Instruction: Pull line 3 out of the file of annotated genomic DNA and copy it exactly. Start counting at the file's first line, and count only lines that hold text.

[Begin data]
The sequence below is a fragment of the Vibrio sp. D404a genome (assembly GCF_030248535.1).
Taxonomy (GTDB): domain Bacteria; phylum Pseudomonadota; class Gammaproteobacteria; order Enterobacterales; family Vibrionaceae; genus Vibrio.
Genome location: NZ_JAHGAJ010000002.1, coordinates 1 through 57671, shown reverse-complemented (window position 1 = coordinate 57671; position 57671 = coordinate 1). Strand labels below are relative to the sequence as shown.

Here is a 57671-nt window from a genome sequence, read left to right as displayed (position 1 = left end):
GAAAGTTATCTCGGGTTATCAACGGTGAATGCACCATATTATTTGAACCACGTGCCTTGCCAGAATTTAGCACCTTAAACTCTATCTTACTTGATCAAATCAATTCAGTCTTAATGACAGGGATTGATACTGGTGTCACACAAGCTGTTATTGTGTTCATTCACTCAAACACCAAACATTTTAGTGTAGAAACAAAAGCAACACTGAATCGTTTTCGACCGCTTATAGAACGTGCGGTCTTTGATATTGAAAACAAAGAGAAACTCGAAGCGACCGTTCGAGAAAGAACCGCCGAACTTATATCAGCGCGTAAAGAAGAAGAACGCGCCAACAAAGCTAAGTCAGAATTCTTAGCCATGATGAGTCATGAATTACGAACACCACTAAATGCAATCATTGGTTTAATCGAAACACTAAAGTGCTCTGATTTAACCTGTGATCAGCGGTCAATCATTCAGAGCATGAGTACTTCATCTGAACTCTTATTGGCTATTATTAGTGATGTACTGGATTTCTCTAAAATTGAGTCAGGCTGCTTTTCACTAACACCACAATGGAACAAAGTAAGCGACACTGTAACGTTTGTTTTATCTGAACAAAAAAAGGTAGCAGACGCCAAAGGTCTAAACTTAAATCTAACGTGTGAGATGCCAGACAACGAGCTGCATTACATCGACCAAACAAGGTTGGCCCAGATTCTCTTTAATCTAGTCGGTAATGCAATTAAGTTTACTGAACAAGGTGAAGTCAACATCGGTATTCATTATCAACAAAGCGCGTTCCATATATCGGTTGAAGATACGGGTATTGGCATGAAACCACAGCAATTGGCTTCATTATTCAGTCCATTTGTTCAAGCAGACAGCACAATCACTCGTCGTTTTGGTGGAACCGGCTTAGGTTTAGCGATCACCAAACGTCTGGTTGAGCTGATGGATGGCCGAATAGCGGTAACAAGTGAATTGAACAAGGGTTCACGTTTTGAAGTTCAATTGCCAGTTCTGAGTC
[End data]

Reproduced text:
Genome location: NZ_JAHGAJ010000002.1, coordinates 1 through 57671, shown reverse-complemented (window position 1 = coordinate 57671; position 57671 = coordinate 1). Strand labels below are relative to the sequence as shown.